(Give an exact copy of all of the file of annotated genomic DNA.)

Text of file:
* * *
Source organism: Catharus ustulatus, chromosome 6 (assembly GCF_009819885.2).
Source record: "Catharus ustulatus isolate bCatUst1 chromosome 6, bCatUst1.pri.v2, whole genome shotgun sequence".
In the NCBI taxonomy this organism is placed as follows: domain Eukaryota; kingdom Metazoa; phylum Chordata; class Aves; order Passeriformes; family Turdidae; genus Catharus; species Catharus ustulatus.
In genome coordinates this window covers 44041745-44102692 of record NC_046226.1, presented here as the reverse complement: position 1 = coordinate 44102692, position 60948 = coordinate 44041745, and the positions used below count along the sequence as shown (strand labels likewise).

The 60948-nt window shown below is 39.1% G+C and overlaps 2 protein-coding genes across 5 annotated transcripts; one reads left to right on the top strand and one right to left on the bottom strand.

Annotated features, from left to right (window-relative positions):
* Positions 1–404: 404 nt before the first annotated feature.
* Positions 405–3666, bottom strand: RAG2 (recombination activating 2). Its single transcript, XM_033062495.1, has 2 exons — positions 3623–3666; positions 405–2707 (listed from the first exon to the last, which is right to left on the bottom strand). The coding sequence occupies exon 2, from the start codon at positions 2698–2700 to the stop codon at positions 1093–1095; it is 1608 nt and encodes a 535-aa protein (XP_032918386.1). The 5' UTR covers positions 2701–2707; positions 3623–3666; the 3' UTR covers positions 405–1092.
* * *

Source organism: Catharus ustulatus, chromosome 6 (assembly GCF_009819885.2).
Source record: "Catharus ustulatus isolate bCatUst1 chromosome 6, bCatUst1.pri.v2, whole genome shotgun sequence".
In the NCBI taxonomy this organism is placed as follows: domain Eukaryota; kingdom Metazoa; phylum Chordata; class Aves; order Passeriformes; family Turdidae; genus Catharus; species Catharus ustulatus.
In genome coordinates this window covers 44041745-44102692 of record NC_046226.1, presented here as the reverse complement: position 1 = coordinate 44102692, position 60948 = coordinate 44041745, and the positions used below count along the sequence as shown (strand labels likewise).

The 60948-nt window shown below is 39.1% G+C and overlaps 2 protein-coding genes across 5 annotated transcripts; one reads left to right on the top strand and one right to left on the bottom strand.

Annotated features, from left to right (window-relative positions):
* Positions 1–404: 404 nt before the first annotated feature.
* Positions 405–3666, bottom strand: RAG2 (recombination activating 2). Its single transcript, XM_033062495.1, has 2 exons — positions 3623–3666; positions 405–2707 (listed from the first exon to the last, which is right to left on the bottom strand). The coding sequence occupies exon 2, from the start codon at positions 2698–2700 to the stop codon at positions 1093–1095; it is 1608 nt and encodes a 535-aa protein (XP_032918386.1). The 5' UTR covers positions 2701–2707; positions 3623–3666; the 3' UTR covers positions 405–1092.